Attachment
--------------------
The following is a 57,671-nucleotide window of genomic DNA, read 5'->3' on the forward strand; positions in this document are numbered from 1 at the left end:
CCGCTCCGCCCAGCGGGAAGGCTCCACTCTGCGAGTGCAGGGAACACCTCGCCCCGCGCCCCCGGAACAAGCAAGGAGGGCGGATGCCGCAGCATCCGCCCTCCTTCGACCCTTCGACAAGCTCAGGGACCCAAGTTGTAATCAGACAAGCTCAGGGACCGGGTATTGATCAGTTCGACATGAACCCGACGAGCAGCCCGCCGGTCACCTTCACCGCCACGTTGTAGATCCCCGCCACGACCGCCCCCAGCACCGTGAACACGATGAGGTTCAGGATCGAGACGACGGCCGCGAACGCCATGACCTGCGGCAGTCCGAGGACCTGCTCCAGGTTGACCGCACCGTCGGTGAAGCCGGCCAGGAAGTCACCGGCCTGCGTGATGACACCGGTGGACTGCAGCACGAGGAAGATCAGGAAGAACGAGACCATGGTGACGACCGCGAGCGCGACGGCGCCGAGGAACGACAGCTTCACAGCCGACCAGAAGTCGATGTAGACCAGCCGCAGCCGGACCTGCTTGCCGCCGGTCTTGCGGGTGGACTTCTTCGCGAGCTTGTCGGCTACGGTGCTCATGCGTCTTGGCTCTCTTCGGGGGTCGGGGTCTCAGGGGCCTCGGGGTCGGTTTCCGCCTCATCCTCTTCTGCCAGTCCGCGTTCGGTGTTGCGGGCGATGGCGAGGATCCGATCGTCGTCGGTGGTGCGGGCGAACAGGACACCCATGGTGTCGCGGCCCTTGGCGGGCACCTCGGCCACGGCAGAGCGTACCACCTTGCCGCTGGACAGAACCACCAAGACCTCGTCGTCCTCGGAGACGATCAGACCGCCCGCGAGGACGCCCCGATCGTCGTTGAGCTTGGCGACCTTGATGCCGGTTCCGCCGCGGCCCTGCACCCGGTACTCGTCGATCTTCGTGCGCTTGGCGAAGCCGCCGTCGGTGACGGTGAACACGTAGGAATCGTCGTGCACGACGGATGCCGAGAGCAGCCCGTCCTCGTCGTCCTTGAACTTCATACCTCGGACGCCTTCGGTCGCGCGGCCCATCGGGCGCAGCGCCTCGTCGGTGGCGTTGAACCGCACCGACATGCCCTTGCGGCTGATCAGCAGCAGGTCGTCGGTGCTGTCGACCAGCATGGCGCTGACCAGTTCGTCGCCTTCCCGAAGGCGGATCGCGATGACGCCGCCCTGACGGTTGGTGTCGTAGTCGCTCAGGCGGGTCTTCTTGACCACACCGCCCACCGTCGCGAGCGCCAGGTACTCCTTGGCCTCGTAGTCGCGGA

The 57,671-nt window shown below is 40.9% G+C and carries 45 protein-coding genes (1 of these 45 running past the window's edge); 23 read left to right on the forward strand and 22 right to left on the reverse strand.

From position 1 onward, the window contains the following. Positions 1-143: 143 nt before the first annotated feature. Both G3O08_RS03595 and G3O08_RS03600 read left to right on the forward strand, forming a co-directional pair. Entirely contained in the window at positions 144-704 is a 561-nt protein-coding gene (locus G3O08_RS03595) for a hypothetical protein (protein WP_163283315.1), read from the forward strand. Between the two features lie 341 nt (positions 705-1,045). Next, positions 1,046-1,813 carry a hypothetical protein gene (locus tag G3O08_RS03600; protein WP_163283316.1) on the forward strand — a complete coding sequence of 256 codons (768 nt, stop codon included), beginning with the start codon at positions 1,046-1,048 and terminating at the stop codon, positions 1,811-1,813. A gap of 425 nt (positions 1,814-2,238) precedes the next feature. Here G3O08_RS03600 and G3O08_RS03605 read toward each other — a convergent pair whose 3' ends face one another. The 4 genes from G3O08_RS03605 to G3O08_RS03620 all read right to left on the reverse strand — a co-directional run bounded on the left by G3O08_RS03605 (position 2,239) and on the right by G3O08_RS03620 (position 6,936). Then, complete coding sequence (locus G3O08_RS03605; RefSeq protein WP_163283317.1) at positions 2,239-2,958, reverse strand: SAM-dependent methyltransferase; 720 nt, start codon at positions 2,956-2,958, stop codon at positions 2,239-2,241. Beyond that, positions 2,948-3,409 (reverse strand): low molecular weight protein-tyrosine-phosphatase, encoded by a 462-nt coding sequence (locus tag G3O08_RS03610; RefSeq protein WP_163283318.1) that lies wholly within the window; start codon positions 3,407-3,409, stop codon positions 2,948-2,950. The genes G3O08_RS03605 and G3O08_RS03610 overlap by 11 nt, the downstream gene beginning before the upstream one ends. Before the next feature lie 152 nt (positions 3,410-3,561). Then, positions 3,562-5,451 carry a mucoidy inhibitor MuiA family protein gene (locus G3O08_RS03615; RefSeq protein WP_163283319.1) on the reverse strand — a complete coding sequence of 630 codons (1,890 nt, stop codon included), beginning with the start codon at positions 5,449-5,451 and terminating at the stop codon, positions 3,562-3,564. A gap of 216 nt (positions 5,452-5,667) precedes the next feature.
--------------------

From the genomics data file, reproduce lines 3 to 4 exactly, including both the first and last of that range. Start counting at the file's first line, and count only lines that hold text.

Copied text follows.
The 57,671-nt window shown below is 40.9% G+C and carries 45 protein-coding genes (1 of these 45 running past the window's edge); 23 read left to right on the forward strand and 22 right to left on the reverse strand.

From position 1 onward, the window contains the following. Positions 1-143: 143 nt before the first annotated feature. Both G3O08_RS03595 and G3O08_RS03600 read left to right on the forward strand, forming a co-directional pair. Entirely contained in the window at positions 144-704 is a 561-nt protein-coding gene (locus G3O08_RS03595) for a hypothetical protein (protein WP_163283315.1), read from the forward strand. Between the two features lie 341 nt (positions 705-1,045). Next, positions 1,046-1,813 carry a hypothetical protein gene (locus tag G3O08_RS03600; protein WP_163283316.1) on the forward strand — a complete coding sequence of 256 codons (768 nt, stop codon included), beginning with the start codon at positions 1,046-1,048 and terminating at the stop codon, positions 1,811-1,813. A gap of 425 nt (positions 1,814-2,238) precedes the next feature. Here G3O08_RS03600 and G3O08_RS03605 read toward each other — a convergent pair whose 3' ends face one another. The 4 genes from G3O08_RS03605 to G3O08_RS03620 all read right to left on the reverse strand — a co-directional run bounded on the left by G3O08_RS03605 (position 2,239) and on the right by G3O08_RS03620 (position 6,936). Then, complete coding sequence (locus G3O08_RS03605; RefSeq protein WP_163283317.1) at positions 2,239-2,958, reverse strand: SAM-dependent methyltransferase; 720 nt, start codon at positions 2,956-2,958, stop codon at positions 2,239-2,241. Beyond that, positions 2,948-3,409 (reverse strand): low molecular weight protein-tyrosine-phosphatase, encoded by a 462-nt coding sequence (locus tag G3O08_RS03610; RefSeq protein WP_163283318.1) that lies wholly within the window; start codon positions 3,407-3,409, stop codon positions 2,948-2,950. The genes G3O08_RS03605 and G3O08_RS03610 overlap by 11 nt, the downstream gene beginning before the upstream one ends. Before the next feature lie 152 nt (positions 3,410-3,561). Then, positions 3,562-5,451 carry a mucoidy inhibitor MuiA family protein gene (locus G3O08_RS03615; RefSeq protein WP_163283319.1) on the reverse strand — a complete coding sequence of 630 codons (1,890 nt, stop codon included), beginning with the start codon at positions 5,449-5,451 and terminating at the stop codon, positions 3,562-3,564. A gap of 216 nt (positions 5,452-5,667) precedes the next feature.